Consumers also have varying expectations. Unfortunately, changing expectations are another problem. Shippers must deal with. Consumers may send messages after the fact, regarding delivery instructions, and automated alerts are simply not enough. As a result, though one-size-fits-all approach to last mile delivery is no longer effective. Adding white glove services as a value-added service within last mile logistics management, shippers can provide more information and accountability to consumers.
Both Require Advanced Back-End Technology
Implementing white glove services & last mile logistics strategies requires back-end technology. Last mile logistics means managing the incoming product, the picking, the packaging, the shipping and service after the sale.
For example, the use of internet-enabled devices and hand-held scanners, if not automated identification and data capture (AIDC) technologies, can be used to automate the package tracking process from the point of ordering to delivery. While tracking these assets may seem trivial in parcel shipping, they are becoming more commonplace for all items ordered through e-commerce platforms.
Asset tracking also inherently allows shippers to manage delivery schedules around consumers’ demands, so shippers have the added burden of optimizing routes with varying schedules. This is only possible through technology that provides a 360° view into all shipments and assets.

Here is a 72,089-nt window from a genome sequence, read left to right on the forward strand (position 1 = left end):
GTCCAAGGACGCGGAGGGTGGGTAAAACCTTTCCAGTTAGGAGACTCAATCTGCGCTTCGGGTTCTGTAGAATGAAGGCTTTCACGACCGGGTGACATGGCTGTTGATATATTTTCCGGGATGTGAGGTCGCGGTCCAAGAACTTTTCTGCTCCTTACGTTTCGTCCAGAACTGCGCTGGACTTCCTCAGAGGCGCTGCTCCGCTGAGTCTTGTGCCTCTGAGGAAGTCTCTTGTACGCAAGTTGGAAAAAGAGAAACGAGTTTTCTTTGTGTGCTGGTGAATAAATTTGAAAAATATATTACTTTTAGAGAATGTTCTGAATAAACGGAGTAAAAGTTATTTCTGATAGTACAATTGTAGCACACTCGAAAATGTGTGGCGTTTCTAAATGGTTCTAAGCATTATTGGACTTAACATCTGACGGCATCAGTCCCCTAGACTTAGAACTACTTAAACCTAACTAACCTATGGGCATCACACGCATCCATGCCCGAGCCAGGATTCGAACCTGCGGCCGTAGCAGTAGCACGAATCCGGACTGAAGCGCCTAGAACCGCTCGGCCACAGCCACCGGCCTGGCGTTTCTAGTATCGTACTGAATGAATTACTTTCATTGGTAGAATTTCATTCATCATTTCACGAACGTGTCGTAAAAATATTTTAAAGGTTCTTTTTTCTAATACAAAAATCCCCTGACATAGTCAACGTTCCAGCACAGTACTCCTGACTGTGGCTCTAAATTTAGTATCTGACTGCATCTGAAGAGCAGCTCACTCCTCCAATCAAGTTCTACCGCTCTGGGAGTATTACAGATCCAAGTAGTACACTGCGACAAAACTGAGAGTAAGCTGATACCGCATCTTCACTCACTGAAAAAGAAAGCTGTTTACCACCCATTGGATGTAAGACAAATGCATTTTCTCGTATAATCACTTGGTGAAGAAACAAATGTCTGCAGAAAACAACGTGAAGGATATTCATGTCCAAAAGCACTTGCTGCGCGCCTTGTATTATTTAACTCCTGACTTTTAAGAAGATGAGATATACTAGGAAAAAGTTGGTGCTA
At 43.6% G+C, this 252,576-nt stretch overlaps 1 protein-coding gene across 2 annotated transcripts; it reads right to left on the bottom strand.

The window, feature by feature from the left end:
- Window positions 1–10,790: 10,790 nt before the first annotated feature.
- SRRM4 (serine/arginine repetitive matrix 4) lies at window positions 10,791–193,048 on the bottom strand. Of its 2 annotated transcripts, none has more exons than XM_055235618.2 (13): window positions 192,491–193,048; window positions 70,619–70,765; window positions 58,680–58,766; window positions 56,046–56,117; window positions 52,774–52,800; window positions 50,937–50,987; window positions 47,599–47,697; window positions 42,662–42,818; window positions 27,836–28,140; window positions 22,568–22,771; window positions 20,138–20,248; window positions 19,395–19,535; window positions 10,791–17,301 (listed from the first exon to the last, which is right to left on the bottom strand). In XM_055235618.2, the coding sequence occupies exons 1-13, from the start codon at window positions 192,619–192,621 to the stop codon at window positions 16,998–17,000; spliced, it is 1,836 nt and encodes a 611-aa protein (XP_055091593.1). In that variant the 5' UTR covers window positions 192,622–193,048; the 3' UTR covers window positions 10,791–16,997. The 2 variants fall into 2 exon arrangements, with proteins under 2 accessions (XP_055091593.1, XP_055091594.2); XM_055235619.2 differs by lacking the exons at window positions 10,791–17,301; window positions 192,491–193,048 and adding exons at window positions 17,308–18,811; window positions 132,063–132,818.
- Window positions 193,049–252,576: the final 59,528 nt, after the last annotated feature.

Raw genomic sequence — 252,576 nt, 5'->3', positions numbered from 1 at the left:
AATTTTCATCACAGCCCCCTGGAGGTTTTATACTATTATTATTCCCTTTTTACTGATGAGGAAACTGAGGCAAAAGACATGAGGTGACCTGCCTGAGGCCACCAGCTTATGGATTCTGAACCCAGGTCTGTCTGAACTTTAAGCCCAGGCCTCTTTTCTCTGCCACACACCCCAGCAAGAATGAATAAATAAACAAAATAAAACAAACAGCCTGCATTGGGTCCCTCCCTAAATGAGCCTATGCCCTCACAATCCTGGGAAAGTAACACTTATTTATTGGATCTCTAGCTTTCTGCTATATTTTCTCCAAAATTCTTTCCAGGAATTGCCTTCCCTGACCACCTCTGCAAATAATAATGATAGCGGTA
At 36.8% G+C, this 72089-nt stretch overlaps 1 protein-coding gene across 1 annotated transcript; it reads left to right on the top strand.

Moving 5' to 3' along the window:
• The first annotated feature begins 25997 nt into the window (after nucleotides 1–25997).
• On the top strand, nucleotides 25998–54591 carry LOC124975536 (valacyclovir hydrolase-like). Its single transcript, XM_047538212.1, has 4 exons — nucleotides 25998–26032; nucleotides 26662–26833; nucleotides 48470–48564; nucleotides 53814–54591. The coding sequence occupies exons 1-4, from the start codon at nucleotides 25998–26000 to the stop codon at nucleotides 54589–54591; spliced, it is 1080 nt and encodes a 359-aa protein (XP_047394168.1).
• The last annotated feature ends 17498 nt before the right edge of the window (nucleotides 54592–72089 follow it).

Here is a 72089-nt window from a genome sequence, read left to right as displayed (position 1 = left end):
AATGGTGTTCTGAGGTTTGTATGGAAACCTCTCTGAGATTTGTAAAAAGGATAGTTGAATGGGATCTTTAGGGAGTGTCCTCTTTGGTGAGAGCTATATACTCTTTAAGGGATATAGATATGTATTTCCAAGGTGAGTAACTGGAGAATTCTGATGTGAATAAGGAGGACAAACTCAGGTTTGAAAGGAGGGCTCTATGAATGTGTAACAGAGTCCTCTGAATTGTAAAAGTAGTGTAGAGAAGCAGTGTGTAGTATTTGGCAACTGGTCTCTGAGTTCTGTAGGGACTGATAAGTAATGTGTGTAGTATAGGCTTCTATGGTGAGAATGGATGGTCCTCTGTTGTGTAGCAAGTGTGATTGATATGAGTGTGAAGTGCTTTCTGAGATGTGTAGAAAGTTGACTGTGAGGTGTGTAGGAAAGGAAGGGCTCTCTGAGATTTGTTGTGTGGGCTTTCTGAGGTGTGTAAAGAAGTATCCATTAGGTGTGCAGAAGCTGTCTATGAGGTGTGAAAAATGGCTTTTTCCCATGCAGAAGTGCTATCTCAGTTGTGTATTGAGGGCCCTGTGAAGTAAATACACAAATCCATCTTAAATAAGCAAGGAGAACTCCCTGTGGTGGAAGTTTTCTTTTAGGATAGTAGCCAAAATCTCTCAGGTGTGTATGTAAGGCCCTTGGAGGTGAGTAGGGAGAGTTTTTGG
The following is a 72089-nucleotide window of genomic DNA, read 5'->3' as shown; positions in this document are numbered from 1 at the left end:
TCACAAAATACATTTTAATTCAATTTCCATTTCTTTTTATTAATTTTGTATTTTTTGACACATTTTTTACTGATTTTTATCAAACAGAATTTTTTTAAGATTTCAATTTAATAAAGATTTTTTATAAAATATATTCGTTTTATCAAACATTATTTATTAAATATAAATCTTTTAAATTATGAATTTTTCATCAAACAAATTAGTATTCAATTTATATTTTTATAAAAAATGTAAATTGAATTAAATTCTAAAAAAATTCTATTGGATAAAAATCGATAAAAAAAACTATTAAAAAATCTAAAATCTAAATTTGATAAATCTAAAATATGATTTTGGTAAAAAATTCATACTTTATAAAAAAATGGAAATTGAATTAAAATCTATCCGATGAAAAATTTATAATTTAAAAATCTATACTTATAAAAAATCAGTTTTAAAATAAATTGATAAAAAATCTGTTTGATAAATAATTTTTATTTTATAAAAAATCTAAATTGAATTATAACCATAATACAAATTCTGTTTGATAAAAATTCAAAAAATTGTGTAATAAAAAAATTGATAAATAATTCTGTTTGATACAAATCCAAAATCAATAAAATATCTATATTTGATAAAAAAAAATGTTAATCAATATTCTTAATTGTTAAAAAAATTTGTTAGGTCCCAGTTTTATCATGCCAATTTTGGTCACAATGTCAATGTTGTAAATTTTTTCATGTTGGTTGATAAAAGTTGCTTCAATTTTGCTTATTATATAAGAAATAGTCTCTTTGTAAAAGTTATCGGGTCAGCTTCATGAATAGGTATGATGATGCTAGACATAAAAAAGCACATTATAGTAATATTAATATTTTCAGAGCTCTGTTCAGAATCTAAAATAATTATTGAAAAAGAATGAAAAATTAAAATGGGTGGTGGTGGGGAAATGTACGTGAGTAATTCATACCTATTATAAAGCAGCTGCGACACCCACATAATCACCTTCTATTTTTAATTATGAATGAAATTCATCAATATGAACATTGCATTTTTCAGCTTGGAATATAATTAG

Items Requiring White Glove Service Are Commonplace in E-Commerce
Think about what people order online; consumers order products ranging from household appliances to expensive electronics. Consumers Using omnichannel shopping strategies, ranging from online to in-store, are likely buying something online because it is either cheaper, more cost-effective or comes with free shipping. But, consumers considering a purchase between Shipper A and Shipper B on more likely to go with the shipper who can get the product to them faster, even if the shipper charges a premium. Consumers are willing to pay extra for white glove services, so shippers can use this fact to improve last mile logistics strategies.
Offering better service also lends itself to better performance, astounding customer reviews and repeat purchases. It is a win-win for all parties involved.
White Glove Services Put More Control Over the Shipment
White glove services also put more control over the shipment in the hands of the shipper. In other words, shippers can better mitigate risks inherent within last mile logistics.
For example, delivery in heavily populated urban areas may be difficult through traditional last mile processes, but white glove service can leverage newer technology to deliver products to the literal doorstep or workplace of consumers at their convenience, not just when the delivery van arrives. This means shippers can better align their existing operations with consumer expectations, improving visibility along the way.
What About the Future of Robotics and White Glove Services?
Speaking of technology, robotics and drones are beginning to impact the last mile logistics space, and the consumer-centric design of robotics and drone delivery mean last mile delivery is poised to become one of the fastest delivery options. Consumers have. This is already the founding principle behind Amazons prime air, and shippers should consider investing in and exploring the use of robotics and automation within last mile delivery and logistics operations to implement more white glove services and provide that added level of finesse consumers want.